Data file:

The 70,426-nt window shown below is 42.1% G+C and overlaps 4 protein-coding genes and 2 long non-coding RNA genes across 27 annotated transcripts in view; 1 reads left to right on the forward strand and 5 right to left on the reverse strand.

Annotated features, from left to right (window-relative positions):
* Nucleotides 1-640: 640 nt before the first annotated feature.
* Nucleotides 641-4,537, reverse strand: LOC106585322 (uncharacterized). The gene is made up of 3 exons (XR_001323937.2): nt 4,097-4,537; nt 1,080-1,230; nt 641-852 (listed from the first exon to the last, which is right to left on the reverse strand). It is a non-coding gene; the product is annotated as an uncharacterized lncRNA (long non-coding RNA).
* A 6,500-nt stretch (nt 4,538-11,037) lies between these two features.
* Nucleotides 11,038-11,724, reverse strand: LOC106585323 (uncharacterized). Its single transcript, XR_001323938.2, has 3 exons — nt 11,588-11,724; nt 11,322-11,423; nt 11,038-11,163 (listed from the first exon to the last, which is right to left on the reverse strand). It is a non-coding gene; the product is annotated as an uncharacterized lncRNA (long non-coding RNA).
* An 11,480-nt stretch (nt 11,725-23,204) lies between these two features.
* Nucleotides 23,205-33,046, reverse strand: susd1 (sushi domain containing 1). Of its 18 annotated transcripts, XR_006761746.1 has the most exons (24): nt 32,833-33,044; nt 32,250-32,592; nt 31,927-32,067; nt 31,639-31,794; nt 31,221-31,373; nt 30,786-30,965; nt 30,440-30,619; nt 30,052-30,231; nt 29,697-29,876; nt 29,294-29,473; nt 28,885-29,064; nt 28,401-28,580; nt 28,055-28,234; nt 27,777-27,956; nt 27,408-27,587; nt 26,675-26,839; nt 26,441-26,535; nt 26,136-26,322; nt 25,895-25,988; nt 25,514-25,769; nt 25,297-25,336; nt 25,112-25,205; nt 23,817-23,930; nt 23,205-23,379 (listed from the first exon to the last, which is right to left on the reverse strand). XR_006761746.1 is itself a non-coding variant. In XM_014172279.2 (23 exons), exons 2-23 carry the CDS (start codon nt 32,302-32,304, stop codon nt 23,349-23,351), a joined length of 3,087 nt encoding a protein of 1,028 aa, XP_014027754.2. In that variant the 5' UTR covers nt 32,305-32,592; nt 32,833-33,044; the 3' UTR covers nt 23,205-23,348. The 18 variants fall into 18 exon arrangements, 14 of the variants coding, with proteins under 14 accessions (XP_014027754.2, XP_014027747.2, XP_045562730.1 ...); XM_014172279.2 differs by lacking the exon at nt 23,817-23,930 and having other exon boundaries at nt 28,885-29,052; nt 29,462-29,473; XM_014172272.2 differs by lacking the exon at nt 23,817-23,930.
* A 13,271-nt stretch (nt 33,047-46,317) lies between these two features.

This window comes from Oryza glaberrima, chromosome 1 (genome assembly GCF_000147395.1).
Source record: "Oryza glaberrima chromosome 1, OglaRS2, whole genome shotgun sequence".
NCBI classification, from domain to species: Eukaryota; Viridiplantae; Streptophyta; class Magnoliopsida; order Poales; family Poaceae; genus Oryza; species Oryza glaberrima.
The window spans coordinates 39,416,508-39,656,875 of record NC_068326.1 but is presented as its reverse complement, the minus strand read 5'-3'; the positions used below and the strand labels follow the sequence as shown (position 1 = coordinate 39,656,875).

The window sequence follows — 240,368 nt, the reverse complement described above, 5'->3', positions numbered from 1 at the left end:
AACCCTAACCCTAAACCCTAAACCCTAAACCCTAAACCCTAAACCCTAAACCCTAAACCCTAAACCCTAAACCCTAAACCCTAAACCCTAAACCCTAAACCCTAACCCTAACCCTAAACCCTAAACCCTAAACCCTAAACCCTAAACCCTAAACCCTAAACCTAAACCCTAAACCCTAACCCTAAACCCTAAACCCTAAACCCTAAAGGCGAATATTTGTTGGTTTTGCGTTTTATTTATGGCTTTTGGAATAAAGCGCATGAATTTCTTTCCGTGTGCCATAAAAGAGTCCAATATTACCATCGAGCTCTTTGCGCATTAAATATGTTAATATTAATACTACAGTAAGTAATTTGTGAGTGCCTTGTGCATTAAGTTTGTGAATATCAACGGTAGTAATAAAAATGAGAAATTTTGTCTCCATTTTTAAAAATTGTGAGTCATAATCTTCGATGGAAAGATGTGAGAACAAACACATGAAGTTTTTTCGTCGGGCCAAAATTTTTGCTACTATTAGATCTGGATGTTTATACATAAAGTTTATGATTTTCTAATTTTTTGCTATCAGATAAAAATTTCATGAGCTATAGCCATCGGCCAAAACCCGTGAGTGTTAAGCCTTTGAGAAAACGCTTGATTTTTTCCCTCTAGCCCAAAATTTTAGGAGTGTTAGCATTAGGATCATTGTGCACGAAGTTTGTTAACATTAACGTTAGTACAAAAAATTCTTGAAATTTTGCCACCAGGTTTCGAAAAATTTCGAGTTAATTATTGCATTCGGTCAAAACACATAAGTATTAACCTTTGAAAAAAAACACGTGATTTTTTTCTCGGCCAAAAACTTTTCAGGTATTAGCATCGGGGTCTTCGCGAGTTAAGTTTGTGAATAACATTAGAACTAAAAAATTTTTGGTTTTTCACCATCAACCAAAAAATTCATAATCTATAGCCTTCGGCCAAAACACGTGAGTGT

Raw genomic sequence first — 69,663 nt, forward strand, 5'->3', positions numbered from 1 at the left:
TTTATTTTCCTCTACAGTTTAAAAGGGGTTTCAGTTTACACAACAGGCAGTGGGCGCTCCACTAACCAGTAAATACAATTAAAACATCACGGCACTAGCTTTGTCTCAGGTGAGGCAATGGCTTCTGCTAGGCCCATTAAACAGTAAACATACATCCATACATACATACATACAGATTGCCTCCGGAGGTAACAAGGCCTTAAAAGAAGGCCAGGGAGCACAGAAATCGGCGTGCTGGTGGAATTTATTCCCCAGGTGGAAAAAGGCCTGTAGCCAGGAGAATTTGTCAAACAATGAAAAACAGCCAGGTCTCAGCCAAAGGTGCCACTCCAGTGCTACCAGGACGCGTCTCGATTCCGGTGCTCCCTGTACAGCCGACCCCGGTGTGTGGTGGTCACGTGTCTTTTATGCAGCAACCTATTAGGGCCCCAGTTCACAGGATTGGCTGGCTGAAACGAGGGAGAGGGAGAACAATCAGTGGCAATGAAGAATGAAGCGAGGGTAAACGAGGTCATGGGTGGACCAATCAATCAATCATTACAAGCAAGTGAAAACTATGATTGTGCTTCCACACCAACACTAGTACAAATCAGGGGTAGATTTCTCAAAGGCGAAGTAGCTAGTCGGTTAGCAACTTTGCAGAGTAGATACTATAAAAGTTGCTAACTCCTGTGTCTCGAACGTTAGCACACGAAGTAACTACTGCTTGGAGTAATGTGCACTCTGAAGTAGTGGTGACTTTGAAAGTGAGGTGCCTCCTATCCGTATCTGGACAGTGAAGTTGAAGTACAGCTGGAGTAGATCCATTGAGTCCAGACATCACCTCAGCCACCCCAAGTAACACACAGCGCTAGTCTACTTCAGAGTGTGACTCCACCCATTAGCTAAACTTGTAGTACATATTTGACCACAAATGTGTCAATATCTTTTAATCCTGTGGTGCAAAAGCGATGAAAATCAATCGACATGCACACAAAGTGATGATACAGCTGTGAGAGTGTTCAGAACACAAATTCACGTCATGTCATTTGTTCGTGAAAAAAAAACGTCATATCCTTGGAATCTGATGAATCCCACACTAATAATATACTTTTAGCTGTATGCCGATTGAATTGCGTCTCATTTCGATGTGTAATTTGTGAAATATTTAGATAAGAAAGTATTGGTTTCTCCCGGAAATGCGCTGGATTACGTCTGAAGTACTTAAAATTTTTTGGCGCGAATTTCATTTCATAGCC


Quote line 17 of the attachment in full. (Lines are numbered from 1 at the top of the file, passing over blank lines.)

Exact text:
TTTATTTTCCTCTACAGTTTAAAAGGGGTTTCAGTTTACACAACAGGCAGTGGGCGCTCCACTAACCAGTAAATACAATTAAAACATCACGGCACTAGCTTTGTCTCAGGTGAGGCAATGGCTTCTGCTAGGCCCATTAAACAGTAAACATACATCCATACATACATACATACAGATTGCCTCCGGAGGTAACAAGGCCTTAAAAGAAGGCCAGGGAGCACAGAAATCGGCGTGCTGGTGGAATTTATTCCCCAGGTGGAAAAAGGCCTGTAGCCAGGAGAATTTGTCAAACAATGAAAAACAGCCAGGTCTCAGCCAAAGGTGCCACTCCAGTGCTACCAGGACGCGTCTCGATTCCGGTGCTCCCTGTACAGCCGACCCCGGTGTGTGGTGGTCACGTGTCTTTTATGCAGCAACCTATTAGGGCCCCAGTTCACAGGATTGGCTGGCTGAAACGAGGGAGAGGGAGAACAATCAGTGGCAATGAAGAATGAAGCGAGGGTAAACGAGGTCATGGGTGGACCAATCAATCAATCATTACAAGCAAGTGAAAACTATGATTGTGCTTCCACACCAACACTAGTACAAATCAGGGGTAGATTTCTCAAAGGCGAAGTAGCTAGTCGGTTAGCAACTTTGCAGAGTAGATACTATAAAAGTTGCTAACTCCTGTGTCTCGAACGTTAGCACACGAAGTAACTACTGCTTGGAGTAATGTGCACTCTGAAGTAGTGGTGACTTTGAAAGTGAGGTGCCTCCTATCCGTATCTGGACAGTGAAGTTGAAGTACAGCTGGAGTAGATCCATTGAGTCCAGACATCACCTCAGCCACCCCAAGTAACACACAGCGCTAGTCTACTTCAGAGTGTGACTCCACCCATTAGCTAAACTTGTAGTACATATTTGACCACAAATGTGTCAATATCTTTTAATCCTGTGGTGCAAAAGCGATGAAAATCAATCGACATGCACACAAAGTGATGATACAGCTGTGAGAGTGTTCAGAACACAAATTCACGTCATGTCATTTGTTCGTGAAAAAAAAACGTCATATCCTTGGAATCTGATGAATCCCACACTAATAATATACTTTTAGCTGTATGCCGATTGAATTGCGTCTCATTTCGATGTGTAATTTGTGAAATATTTAGATAAGAAAGTATTGGTTTCTCCCGGAAATGCGCTGGATTACGTCTGAAGTACTTAAAATTTTTTGGCGCGAATTTCATTTCATAGCC